Diabetic Foot Ulcer

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A diabetic foot ulcer is a wound or sore that develops due to unmanaged diabetes. These ulcers are quite common, affecting approximately 1 in 10 individuals with diabetes. Surprisingly, seemingly ordinary factors like wearing new shoes or sustaining minor foot injuries can trigger the onset of these ulcers.

Diabetic Foot Ulcer Stages:

  • Grade 0: Intact skin
  • Grade 1: Superficial skin ulcer or subcutaneous tissue
  • Grade 2: Ulcer extending into tendon, bone, and capsule
  • Grade 3: Deep ulcer with osteomyelitis or abscess
  • Grade 4: Partial foot gangrene
  • Grade 5: Whole foot gangrene

Foods to Avoid with Diabetic Foot Ulcers:

  • Cauliflower
  • Tomatoes
  • Peppers
  • Carrots
  • Broccoli
  • Treatment


To assess the severity of a diabetic foot ulcer, your doctor may employ various examinations. They will begin by gathering your medical history and conducting a physical examination to identify any scratches, cuts, or blisters on your feet. Pulse assessment will help gauge blood flow to your feet. In addition to the physical exam, X-rays may be recommended to detect any foot misalignments caused by reduced bone mass. MRI scans can further reveal the extent of damage from the ulcer, and blood tests may be advised if there are signs of infection.


Debridement is a procedure that focuses on treating skin wounds. It involves the use of a sharp instrument or scalpel to remove dead or infected tissue from the ulcerated foot. After the procedure, the wound is dressed with a sterile bandage, which should be replaced daily. Ointments may also be used to expedite the healing process.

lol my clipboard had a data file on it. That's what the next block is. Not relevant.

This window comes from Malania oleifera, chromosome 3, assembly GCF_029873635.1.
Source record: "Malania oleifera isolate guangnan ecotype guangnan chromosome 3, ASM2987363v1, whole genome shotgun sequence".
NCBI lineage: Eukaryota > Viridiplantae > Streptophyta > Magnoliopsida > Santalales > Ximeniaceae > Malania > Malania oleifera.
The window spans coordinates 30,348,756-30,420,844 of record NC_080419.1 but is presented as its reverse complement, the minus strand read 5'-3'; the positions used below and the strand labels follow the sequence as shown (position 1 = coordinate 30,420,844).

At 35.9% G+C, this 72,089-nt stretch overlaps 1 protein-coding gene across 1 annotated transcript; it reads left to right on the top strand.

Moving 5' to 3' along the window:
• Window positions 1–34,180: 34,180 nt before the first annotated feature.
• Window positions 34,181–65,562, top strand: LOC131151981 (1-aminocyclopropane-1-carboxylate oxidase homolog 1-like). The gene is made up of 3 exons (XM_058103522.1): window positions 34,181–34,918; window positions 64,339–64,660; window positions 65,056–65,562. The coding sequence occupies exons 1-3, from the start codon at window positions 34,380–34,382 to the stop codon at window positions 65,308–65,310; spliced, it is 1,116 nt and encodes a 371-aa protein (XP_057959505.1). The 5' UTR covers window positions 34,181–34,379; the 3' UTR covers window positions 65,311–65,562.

Infection Control:

Foot ulcers are susceptible to infections. To prevent bacterial infections, your doctor may prescribe antibiotics such as cephalexin, amoxicillin, moxifloxacin, or clindamycin. These antibiotics are effective against bacteria like staphylococcus aureus, ?-hemolytic streptococci, and Enterobacteriaceae, which are common culprits of ulcer-related infections.

Vascular Surgeries:

Narrowed arteries and compromised blood circulation are significant contributors to diabetic foot ulcers. In some cases, surgery may be necessary to improve blood flow.

Atherectomy is a procedure used to address ulcers caused by peripheral artery disease. It involves the surgical removal of fat, cholesterol, and calcium plaque from the arteries, widening them and enhancing blood flow. This can be achieved using a catheter with rotating blades or laser energy.

Depending on your medical history, atherectomy may be performed under general or regional anesthesia. It may be followed by balloon angioplasty, where a stent is placed in the vessel to maintain its openness.

In cases of advanced artery blockage, gangrene, or severe foot sores, leg bypass surgery may be recommended. This procedure redirects blood flow around blocked arteries, ensuring proper circulation to the foot.